by Pyle, Howard, 1853-1911.

Format: Print Book 1997
Availability: Available at 4 Libraries 4 of 4 copies
Available (4)
Location Collection Call #
CLP - East Liberty Children's Folk & Fairytale j FICTION Bearskin
Location  CLP - East Liberty
Collection  Children's Folk & Fairytale
Call Number  j FICTION Bearskin
CLP - Squirrel Hill Children's Folk & Fairytale j FICTION Bearskin
Location  CLP - Squirrel Hill
Collection  Children's Folk & Fairytale
Call Number  j FICTION Bearskin
Mt. Lebanon Public Library Children's Fiction j PYLE
Location  Mt. Lebanon Public Library
Collection  Children's Fiction
Call Number  j PYLE
South Park Library Juvenile j 398.2 PYL
Location  South Park Library
Collection  Juvenile
Call Number  j 398.2 PYL

Betrayed by his own father, the infant son of a lowly miller narrowly escapes death and is lovingly adopted by a faithful she-bear. Raised on her nourishing milk, the boy becomes the strongest man in the land -- and the only one brave enough to battle the kingdom's bloodthirsty three-headed dragon. Yet it is wit, not just courage and might, that the hero must employ to win his true desire: the delicate hand of a princess already betrothed to another.

Nothing could be more delicious than the marvelous quest that ensues -- a tale of romantic valor, stolen glory, and sweet justice. Caldecott Medalist Trina Schart Hyman has created a pictorial drama that is alive with good humor and splendid characters as forever memorable as Howard Pyle's timeless story. Here is a winning revival from the classic book The Wonder Clock that will surely be savored again and again.

Published Reviews
Booklist Review: "Ages 6^-9. From Howard Pyle's classic collection The Wonder Clock comes this original story, which combines elements from many traditional tales. Ordered by his king to kill an infant, a huntsman kills a small animal and brings back its heart. The baby boy is laid in a basket and set adrift on a river. A bear finds him, suckles him, and raises him into a strong, handsome lad called Bearskin, who goes to work for the king's swineherd. The bear has magical powers and can grant his foundling's wishes for a horse, fine clothes, and a suit of armor. Brave and clever, Bearskin kills a dragon who threatens the countryside and the princess, outwits the wicked steward who tricks the king, and wins the heart and hand of the princess. With Pyle's colorful language left intact, the story reads aloud well, and the addition of illustrations makes it accessible to younger children than those who might pick up The Wonder Clock. Using india ink and acrylic paints, Hyman has made a series of pictures as spirited and good-hearted as the tale. The line is fluid and graceful, the content is dramatic and sometimes humorous, the landscapes are achingly lovely, and the scenes are filled with lively details and individualized characters. The artwork opens a window on a long-ago-and-far-away land with a multicultural cast of characters, a concept that works beautifully. Hyman's magic lies in making this neverland so real. An intriguing new edition of a fine, original fairy tale. --Carolyn Phelan"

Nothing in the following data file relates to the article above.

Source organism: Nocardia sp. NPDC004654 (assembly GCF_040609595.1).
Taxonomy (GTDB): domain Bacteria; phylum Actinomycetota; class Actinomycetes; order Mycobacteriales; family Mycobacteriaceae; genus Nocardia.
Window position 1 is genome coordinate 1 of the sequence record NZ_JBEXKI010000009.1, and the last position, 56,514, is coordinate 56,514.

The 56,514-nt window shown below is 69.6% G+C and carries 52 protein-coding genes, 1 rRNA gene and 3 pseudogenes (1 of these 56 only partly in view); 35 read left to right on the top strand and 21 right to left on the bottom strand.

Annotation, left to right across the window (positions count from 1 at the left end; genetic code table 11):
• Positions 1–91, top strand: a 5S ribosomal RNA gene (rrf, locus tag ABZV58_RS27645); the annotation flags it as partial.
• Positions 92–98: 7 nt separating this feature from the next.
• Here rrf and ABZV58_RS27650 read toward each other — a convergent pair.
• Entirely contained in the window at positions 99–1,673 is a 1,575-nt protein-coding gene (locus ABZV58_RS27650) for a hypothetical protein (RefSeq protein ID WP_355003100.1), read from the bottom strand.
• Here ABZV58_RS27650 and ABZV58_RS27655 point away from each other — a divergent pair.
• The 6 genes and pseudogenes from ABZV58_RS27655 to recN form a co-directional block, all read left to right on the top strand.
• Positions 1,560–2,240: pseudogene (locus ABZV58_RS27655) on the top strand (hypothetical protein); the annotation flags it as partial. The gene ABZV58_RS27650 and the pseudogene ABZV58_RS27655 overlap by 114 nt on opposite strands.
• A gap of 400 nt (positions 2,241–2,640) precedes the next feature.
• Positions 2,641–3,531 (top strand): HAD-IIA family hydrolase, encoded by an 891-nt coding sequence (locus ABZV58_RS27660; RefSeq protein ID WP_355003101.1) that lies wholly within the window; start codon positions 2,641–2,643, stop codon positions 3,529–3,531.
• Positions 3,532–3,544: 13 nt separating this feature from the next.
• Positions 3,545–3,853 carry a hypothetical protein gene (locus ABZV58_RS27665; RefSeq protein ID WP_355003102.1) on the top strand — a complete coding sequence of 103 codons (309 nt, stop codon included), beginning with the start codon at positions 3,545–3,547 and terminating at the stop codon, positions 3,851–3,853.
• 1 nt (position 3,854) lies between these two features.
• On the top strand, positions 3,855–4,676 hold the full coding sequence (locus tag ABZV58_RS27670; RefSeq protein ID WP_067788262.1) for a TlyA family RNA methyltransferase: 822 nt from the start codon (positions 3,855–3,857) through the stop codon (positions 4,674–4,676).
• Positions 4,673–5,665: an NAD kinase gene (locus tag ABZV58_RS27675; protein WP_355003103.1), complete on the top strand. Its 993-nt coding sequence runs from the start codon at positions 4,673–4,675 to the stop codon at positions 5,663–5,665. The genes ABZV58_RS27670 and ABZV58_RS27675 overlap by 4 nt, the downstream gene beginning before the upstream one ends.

From Booklist, Copyright (c) American Library Association. Used with permission.
Publisher's Weekly Review: "Decidedly American and far sunnier than the Grimms' tale of the same name, this is the first of Pyle's original tales in The Wonder Clock (published in 1887). A king casts the miller's son into the wilderness to avert a wise man's prophecy that the boy will one day marry the king's daughter. The miller's son is then raised by a bear, and though he is loved, he yearns for his own kind. With the help of his wits and some gifts from the bear, he slays a dragon and, of course, marries the princess. No European prince or peasant, Bearskin speaks with the no-nonsense dialect of a true American, even when about to fight the dragon: "Just go in back of the bushes yonder, and leave it with me to talk the matter over with Master Dragon." Hyman (St. George and the Dragon) paints him as Native American in appearance, and indeed populates the book with a pointedly multiracial cast: most of the royal types and peasants look European, while all the wise and understanding characters do not (e.g., the princess and the chief forester's clever wife are of African descent). Hyman proves her mastery with paintings that range from the bountiful picture of the chief forester's kitchen, ducks, rabbit and chili peppers hanging from the rafters, dogs at his feet, wife advising him with wooden spoon in hand; to the sweet picture of baby Bearskin drifting like Moses on the river; to the manly Bearskin assuming St. George's stance as he charges into the three-headed dragon. Hyman infuses these memorable characters with just the right visual touches of humor and intelligence to meet the standards of Pyle's classic American tale. Ages 5-up. (Sept.) (c) Copyright PWxyz, LLC. All rights reserved"
(c) Copyright PWxyz, LLC. All rights reserved
Additional Information
Series Books of wonder.
Subjects Fairy tales.
Kings, queens, rulers, etc. -- Fiction.
Publisher New York :Morrow Junior Books,1997
Contributors Hyman, Trina Schart.
Language English
Description 1 volume (unpaged) : color illustrations ; 26 cm.
ISBN 0688098371 (trade)
068809838X (library)
Other Classic View